There are so many questions that need to be answered, and it’s possible that this is the first time you have taken a moment to think about what you want for the burial of a loved one.
There are a variety of questions that need to be answered, and we are here to help every step of the way.
We’re always delighted to answer your questions, and should we have neglected to include your particular question about burial services in general, or the specific burial services we offer; please call us.
Funerals fill an important role for those mourning the loss of a loved one. By providing surviving family and friends with an atmosphere of care and support in which to share thoughts and feelings about death, funerals are the first step in the healing process.
It is the traditional way to recognize the finality of death. Funerals are recognized rituals for the living to show their respect for the dead and to help survivors begin the grieving process.
- Pick up the deceased and transport the body to the funeral home (anytime day or night)
- Notify proper authorities, family and/or relatives
- Arrange and prepare death certificates
- Provide certified copies of death certificates for insurance and benefit processing
- Work with the insurance agent, Social Security or Veterans Administration to ensure that necessary paperwork is filed for receipt of benefits
- Prepare and submit obituary to the newspapers of your choice
- Bathe and embalm the deceased body, if necessary
- Prepare the body for viewing including dressing and cosmetizing
- Assist the family with funeral arrangements and purchase of casket, urn, burial vault and cemetery plot
- Schedule the opening and closing of the grave with cemetery personnel, if a burial is to be performed
- Coordinate with clergy if a funeral or memorial service is to be held
- Arrange a police escort and transportation to the funeral and/or cemetery for the family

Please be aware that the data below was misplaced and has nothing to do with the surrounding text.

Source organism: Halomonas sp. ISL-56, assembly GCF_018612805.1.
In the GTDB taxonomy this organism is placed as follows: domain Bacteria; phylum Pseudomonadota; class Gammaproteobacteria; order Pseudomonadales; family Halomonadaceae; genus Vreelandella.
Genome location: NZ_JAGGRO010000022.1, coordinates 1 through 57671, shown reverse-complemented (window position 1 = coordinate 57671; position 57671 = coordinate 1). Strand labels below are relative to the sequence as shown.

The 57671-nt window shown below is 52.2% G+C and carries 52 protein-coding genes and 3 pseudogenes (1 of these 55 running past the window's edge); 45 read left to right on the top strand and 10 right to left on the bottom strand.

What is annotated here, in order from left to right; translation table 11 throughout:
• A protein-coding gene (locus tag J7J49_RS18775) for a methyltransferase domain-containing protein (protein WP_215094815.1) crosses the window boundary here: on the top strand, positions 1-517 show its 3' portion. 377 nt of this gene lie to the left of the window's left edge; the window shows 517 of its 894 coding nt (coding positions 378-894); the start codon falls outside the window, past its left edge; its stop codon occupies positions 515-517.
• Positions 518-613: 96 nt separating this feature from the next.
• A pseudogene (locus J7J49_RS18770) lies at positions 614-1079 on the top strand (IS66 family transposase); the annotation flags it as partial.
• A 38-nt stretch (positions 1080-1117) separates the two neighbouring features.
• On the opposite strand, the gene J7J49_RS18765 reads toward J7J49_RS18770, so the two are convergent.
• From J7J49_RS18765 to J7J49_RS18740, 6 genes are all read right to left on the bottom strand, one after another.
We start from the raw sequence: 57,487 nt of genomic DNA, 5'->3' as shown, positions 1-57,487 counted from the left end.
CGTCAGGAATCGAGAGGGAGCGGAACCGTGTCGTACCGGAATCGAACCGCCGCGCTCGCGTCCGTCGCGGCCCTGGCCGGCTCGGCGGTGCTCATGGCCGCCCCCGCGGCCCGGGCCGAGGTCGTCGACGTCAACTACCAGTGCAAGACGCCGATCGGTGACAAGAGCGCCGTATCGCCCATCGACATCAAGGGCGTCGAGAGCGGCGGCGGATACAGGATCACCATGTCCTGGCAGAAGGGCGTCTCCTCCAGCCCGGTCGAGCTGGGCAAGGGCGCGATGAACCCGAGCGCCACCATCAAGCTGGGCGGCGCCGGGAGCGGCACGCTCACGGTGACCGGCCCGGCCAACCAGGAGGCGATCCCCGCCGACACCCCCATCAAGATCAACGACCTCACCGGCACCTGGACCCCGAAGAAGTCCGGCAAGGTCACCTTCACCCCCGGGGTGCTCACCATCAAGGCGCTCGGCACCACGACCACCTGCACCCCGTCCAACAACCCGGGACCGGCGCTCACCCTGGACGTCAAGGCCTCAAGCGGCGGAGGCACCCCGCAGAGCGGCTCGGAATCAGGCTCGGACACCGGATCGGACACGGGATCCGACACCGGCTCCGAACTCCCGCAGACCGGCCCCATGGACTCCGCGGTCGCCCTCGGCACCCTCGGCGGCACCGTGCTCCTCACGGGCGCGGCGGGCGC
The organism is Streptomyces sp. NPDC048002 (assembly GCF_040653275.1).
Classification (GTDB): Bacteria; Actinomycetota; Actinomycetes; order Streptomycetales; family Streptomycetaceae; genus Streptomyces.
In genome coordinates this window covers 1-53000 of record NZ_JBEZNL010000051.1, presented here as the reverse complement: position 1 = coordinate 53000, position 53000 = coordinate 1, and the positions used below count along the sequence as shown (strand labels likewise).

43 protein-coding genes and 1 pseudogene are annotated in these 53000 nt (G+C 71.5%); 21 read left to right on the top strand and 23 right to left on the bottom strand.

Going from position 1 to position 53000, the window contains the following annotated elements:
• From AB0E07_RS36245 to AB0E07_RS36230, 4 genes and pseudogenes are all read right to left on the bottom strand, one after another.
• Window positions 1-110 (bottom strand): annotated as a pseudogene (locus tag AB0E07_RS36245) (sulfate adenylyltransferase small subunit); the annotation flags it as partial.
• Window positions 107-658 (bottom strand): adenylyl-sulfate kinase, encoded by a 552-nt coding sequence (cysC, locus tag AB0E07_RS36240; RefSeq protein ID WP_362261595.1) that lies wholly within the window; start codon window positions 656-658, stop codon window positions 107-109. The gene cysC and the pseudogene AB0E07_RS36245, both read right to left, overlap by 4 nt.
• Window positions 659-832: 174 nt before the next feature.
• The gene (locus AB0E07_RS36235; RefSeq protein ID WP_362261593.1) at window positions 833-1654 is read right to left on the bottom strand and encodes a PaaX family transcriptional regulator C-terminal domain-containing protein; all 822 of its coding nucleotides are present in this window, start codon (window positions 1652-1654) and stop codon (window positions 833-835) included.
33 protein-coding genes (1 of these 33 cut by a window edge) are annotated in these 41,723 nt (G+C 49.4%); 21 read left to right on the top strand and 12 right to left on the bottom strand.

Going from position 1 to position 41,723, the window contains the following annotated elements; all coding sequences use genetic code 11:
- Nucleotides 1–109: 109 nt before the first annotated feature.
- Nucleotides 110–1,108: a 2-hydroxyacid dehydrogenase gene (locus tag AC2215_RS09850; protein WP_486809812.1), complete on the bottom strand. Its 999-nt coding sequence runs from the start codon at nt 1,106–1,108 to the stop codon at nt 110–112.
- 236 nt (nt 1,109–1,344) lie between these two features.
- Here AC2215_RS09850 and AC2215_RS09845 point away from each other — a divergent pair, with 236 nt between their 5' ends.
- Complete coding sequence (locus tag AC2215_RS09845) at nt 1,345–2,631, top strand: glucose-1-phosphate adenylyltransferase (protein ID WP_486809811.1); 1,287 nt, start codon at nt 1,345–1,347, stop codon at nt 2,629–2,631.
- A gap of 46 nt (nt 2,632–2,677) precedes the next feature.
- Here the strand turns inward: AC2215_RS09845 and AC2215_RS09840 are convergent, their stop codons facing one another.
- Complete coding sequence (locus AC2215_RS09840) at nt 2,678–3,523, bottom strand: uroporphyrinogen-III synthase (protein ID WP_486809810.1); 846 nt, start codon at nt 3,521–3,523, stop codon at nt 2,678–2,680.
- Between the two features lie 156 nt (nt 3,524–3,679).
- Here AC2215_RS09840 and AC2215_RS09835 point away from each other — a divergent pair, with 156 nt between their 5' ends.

- Order funeral sprays and other flower arrangements as the family wishes
- Provide Aftercare, or grief assistance, to the bereaved
The funeral home will help coordinate arrangements with the cemetery.
- Bring the following information to complete the State vital statistic requirements:
- Contact your clergy. Decide on time and place of funeral or memorial service. This can be done at the funeral home.
- The funeral home will assist you in determining the number of copies of the death certificates you will be needing and can order them for you.
- Make a list of immediate family, close friends and employer or business colleagues. Notify each by phone.
- Decide on appropriate memorial to which gifts may be made (church, hospice, library, charity or school).
- Gather obituary information you want to include such as age, place of birth, cause of death, occupation, college degrees, memberships held, military service , outstanding work, list of survivors in immediate family. Include time and place of services. The funeral home will normally write article and submit to newspapers (newspaper will accept picture and they will be returned intact).
- Arrange for members of family or close friends to take turns answering door or phone, keeping careful record of calls. If Social Security checks are automatic deposit, notify the bank of the death.
Burial in a casket is the most common method of disposing of remains in the United States, although entombment also occurs. Cremation is increasingly selected because it can be less expensive and allows for the memorial service to be held at a more convenient time in the future when relatives and friends can come together.
A funeral service followed by cremation need not be any different from a funeral service followed by a burial. Usually, cremated remains are placed in urn before being committed to a final resting place. The urn may be buried, placed in an indoor or outdoor mausoleum or columbarium, or interred in a special urn garden that many cemeteries provide for cremated remains. The remains may also be scattered, according to state law.
When compared to other major life events like births and weddings, funerals are not expensive. A wedding costs at least three times as much; but because it is a happy event, wedding costs are rarely criticized. A funeral home is a 24-hour, labor-intensive business, with extensive facilities (viewing rooms, chapels, limousines, hearses, etc.), these expenses must be factored into the cost of a funeral.
Additionally, the cost of a funeral includes not only merchandise, like caskets, but the services of a funeral director in making arrangements; filing appropriate forms; dealing with doctors, ministers, florists, newspapers and others; and seeing to all the necessary details. Funeral directors look upon their profession as a service, but it is also a business. Like any business, funeral homes must make a profit to exist.